Online Writing Tip: Install the Alexa Traffic Rank Widget in 5 Easy Steps

In an earlier post, I recommended the adding of the Alexa widget in your blog in order to boost your Alexa ratings. While this may not be the only parameter for improving a site's importance in the online community, it will surely have an impact on your blog's Alexa Traffic Rank.

You can install the Alexa widget in 5 easy steps:

1. Go to's webpage

2. Click Site Tools or type

3. Click the Alexa Site Widgets

4. Choose between Alexa Site Stats Button or Alexa Traffic Rank

5. Copy the html and put it on your site

You will have to wait for about 2 weeks or 1 month before you can see any significant improvement in your ratings. By the way, the Alexa Traffic Rank is regularly updated; hence, you should not be surprised upon seeing the fluctuating figures in those widgets.

Puto and Bibingka from Mahaplag, Leyte

Bibingka and puto are two of Mahaplag's native delicacies. If you happen to reach this part of Leyte, you should give them a try. You will easily spot these rice cakes as vendors sell them on the streets of this little town in Leyte.



Neatly packed in plastic wrappers, these food products are ideal as pasalubong (homecoming gift) or as baon (snack while on travel).

Enjoy your breakfast with Mahaplag's version of bibingka and puto.

Online Writing Tip: How to Improve Your Blog's Alexa Traffic Rank

Probably, you already know this little secret among bloggers and online writers -- that there's one best way to improve a blog's Alexa traffic rank (TR). If you still don't, then this post is for you.

No, I'll not be talking about back links nor about quality content. Instead, I'm telling you now to put the Alexa widget in your blog. Wait after 2 weeks or 1 month and you will see favorable results for your site. Some bloggers say that this tool makes it easier for Alexa to monitor the traffic coming to your site. Without it, Alexa will not recognize the activities in your blog.

To get a smaller number for your blog is what you should aim for, i.e., if you care about your site's performance. If you don't, it's not really a problem.

It will take a little while before you'll achieve a 6-digit or a 5-digit TR (new blogs usually have 7-digit or 8-digit figures). Google's Alexa rank is 1; Yahoo's rank, 4.

You will notice that after receiving a dramatic change in your blog's TR, it will reach a plateau. I actually had this feeling that my blog would stay forever at 2,443,794, but I was wrong. Now it has a 2,394,919-Alexa TR.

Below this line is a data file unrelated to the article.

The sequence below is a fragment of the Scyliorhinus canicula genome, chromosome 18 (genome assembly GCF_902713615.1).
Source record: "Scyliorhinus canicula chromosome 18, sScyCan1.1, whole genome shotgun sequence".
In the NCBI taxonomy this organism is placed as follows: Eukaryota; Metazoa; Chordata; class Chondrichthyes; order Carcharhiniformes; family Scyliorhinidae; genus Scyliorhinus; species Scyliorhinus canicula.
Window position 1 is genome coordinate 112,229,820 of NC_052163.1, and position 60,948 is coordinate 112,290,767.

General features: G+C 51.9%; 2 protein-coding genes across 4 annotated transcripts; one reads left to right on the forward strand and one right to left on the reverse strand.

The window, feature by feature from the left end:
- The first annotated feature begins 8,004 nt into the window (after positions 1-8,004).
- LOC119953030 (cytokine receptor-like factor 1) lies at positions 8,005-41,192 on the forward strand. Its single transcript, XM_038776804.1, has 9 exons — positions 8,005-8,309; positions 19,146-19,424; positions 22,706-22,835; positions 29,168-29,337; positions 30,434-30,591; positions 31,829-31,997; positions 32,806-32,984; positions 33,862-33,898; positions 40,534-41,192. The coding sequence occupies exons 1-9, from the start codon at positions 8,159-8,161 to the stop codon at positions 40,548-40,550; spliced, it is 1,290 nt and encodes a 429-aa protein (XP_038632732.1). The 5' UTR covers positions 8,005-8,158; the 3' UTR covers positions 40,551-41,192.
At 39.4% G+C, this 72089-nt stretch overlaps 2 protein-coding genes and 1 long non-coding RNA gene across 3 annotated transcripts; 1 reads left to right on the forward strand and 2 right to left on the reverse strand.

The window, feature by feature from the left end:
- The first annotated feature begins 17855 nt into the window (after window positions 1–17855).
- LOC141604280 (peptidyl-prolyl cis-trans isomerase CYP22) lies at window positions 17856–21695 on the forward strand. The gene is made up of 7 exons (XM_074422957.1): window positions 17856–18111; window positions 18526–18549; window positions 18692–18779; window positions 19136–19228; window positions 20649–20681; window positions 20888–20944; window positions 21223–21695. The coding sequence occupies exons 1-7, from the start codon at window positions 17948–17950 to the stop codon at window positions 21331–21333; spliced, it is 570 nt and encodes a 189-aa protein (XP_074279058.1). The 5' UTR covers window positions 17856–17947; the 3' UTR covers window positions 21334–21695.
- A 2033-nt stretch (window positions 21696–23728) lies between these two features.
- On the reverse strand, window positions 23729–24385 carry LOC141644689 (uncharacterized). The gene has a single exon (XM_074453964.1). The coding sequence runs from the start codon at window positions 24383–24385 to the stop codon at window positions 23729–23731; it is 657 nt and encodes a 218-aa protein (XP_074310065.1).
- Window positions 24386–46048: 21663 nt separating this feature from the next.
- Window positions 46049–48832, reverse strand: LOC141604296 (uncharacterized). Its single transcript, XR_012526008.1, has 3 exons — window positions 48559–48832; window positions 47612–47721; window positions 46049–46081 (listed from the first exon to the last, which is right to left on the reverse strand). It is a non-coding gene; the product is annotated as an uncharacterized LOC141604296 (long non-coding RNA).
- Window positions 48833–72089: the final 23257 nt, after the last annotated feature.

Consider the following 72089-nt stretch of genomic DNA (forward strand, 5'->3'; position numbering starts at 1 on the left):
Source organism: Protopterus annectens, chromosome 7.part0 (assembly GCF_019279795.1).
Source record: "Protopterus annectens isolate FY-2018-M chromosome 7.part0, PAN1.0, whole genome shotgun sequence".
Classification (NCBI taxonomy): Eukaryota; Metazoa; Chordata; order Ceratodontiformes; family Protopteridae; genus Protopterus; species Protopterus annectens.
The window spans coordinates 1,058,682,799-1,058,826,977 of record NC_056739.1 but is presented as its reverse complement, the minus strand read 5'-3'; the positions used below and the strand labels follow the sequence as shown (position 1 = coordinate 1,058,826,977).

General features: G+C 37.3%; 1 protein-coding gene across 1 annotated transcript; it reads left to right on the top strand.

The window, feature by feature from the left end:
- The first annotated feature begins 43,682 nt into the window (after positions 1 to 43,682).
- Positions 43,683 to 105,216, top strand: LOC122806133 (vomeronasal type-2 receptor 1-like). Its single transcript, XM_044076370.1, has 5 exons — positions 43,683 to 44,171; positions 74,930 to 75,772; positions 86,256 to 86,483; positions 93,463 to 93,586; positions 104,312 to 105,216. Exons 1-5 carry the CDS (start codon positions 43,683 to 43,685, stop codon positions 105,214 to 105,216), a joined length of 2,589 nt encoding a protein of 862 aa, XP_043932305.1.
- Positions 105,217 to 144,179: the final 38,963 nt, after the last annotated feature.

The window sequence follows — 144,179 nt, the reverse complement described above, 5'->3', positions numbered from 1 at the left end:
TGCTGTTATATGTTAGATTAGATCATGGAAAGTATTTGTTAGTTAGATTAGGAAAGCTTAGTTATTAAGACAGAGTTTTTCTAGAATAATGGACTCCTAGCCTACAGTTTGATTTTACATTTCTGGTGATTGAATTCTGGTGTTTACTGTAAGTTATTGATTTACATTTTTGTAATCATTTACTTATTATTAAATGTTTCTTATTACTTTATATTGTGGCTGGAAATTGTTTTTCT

The most important thing for you to do is to take the first step in improving your site's ranking by getting the Alexa Traffic Widget.

Waray Tutorial: The Other Meaning of Pinya

To Filipinos, pinya is generally known as pineapple; however, there is another meaning of pinya that's familiar to Waray speakers. Let's take a look at this folk song I learned from San Roque, Northern Samar.

Ako magtatanom sin lemon
Sa iyo libong bayai
An im asawa kay kita
An magpipinya.
Ako magtatanom sin lemon
Nga waray dahon
Natudok in maagahon
Naghahanap sin kamatayon.

Loose translation:
I will plant a lemon tree
In your backyard.
You leave your husband
So we can be lovers.
I will plant a lemon tree
That has no leaves
A lemon tree that grows at dawn
Searching for death.

I recorded the song and uploaded it to youtube. Yes, that's the link to the song. Actually, it has a chorus, but I didn't include it in this post as well as on youtube. Perhaps I will, in the future. Anyway, if you're from Samar or Leyte, you must have heard this song before; hence, you know the part which I omitted. [(Update: You may listen to this song from this link PINYA: A Waray Folk Song (With English Translation)]

To the Warays, pinya may refer to the fruit or to a lover. In Samar, it is common to hear such statements as "Si Maria, pinya ni Mario" (Maria is Mario's lover) or "Magpinya si Maria ngan si Mario" (Maria and Mario are lovers). A couple is magpinya when engaged in an adulterous relationship. They are NOT magpinya if both parties are single and unattached.

Back to the song: it reflects the playful nature of the Warays and their fondness for symbolism in their language. The last four lines allude to a man's erection and to the sex act. The leafless lemon tree is, apparently, a phallic symbol.